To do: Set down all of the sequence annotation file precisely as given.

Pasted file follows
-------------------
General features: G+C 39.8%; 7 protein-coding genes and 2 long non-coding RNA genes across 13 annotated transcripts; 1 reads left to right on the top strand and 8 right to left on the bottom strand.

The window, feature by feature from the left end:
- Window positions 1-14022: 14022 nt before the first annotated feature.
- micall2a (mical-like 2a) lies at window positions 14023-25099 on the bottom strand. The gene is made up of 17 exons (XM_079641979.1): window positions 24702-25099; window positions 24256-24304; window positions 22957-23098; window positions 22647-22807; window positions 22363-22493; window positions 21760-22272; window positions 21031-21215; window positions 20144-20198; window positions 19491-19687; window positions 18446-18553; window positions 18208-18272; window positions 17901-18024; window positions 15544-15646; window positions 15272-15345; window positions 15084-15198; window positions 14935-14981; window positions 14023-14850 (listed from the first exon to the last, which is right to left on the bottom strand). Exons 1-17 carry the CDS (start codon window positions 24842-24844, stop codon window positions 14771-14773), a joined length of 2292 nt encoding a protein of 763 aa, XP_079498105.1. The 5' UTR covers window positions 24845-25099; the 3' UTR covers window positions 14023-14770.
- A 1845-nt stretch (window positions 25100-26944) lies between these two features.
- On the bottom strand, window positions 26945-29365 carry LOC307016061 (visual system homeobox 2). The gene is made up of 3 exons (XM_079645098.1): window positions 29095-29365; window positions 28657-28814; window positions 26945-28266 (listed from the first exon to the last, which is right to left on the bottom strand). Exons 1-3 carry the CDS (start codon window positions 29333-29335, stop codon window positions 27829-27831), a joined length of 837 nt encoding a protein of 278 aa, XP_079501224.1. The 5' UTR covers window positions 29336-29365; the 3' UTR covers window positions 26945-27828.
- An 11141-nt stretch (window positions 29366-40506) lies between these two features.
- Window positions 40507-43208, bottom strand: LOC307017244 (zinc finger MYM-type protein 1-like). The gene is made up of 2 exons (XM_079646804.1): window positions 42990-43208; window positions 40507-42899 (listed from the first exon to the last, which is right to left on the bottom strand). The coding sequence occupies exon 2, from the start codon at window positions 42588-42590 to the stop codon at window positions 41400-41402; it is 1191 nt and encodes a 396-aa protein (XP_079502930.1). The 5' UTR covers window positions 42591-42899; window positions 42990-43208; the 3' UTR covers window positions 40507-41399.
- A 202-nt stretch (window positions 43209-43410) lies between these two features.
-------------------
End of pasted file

General features: G+C 39.8%; 7 protein-coding genes and 2 long non-coding RNA genes across 13 annotated transcripts; 1 reads left to right on the top strand and 8 right to left on the bottom strand.

The window, feature by feature from the left end:
- Window positions 1-14022: 14022 nt before the first annotated feature.
- micall2a (mical-like 2a) lies at window positions 14023-25099 on the bottom strand. The gene is made up of 17 exons (XM_079641979.1): window positions 24702-25099; window positions 24256-24304; window positions 22957-23098; window positions 22647-22807; window positions 22363-22493; window positions 21760-22272; window positions 21031-21215; window positions 20144-20198; window positions 19491-19687; window positions 18446-18553; window positions 18208-18272; window positions 17901-18024; window positions 15544-15646; window positions 15272-15345; window positions 15084-15198; window positions 14935-14981; window positions 14023-14850 (listed from the first exon to the last, which is right to left on the bottom strand). Exons 1-17 carry the CDS (start codon window positions 24842-24844, stop codon window positions 14771-14773), a joined length of 2292 nt encoding a protein of 763 aa, XP_079498105.1. The 5' UTR covers window positions 24845-25099; the 3' UTR covers window positions 14023-14770.
- A 1845-nt stretch (window positions 25100-26944) lies between these two features.
- On the bottom strand, window positions 26945-29365 carry LOC307016061 (visual system homeobox 2). The gene is made up of 3 exons (XM_079645098.1): window positions 29095-29365; window positions 28657-28814; window positions 26945-28266 (listed from the first exon to the last, which is right to left on the bottom strand). Exons 1-3 carry the CDS (start codon window positions 29333-29335, stop codon window positions 27829-27831), a joined length of 837 nt encoding a protein of 278 aa, XP_079501224.1. The 5' UTR covers window positions 29336-29365; the 3' UTR covers window positions 26945-27828.
- An 11141-nt stretch (window positions 29366-40506) lies between these two features.
- Window positions 40507-43208, bottom strand: LOC307017244 (zinc finger MYM-type protein 1-like). The gene is made up of 2 exons (XM_079646804.1): window positions 42990-43208; window positions 40507-42899 (listed from the first exon to the last, which is right to left on the bottom strand). The coding sequence occupies exon 2, from the start codon at window positions 42588-42590 to the stop codon at window positions 41400-41402; it is 1191 nt and encodes a 396-aa protein (XP_079502930.1). The 5' UTR covers window positions 42591-42899; window positions 42990-43208; the 3' UTR covers window positions 40507-41399.
- A 202-nt stretch (window positions 43209-43410) lies between these two features.